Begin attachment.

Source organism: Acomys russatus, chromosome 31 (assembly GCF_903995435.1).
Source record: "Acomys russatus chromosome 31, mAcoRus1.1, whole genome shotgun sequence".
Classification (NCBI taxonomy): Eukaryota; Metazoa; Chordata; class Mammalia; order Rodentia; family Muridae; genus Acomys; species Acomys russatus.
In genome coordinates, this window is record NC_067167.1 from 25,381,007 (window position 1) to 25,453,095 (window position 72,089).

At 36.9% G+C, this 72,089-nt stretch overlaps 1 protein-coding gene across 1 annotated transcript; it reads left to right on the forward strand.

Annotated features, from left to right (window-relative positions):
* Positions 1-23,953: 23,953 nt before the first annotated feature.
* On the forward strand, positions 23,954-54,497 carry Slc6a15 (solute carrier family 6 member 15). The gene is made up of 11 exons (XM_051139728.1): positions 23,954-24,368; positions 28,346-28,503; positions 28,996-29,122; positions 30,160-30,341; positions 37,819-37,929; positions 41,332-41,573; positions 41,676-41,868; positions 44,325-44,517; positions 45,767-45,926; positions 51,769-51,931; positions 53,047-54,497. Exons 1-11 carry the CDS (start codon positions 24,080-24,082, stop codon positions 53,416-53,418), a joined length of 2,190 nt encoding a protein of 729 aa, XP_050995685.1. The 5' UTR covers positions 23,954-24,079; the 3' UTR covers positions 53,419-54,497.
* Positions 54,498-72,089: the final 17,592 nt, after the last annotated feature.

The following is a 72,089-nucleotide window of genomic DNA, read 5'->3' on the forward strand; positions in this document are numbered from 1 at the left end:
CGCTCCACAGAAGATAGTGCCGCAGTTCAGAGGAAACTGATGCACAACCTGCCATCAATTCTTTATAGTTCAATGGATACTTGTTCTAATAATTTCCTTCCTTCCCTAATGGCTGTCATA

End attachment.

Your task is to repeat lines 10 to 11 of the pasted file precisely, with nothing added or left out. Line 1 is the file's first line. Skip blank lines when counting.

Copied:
The following is a 72,089-nucleotide window of genomic DNA, read 5'->3' on the forward strand; positions in this document are numbered from 1 at the left end:
CGCTCCACAGAAGATAGTGCCGCAGTTCAGAGGAAACTGATGCACAACCTGCCATCAATTCTTTATAGTTCAATGGATACTTGTTCTAATAATTTCCTTCCTTCCCTAATGGCTGTCATA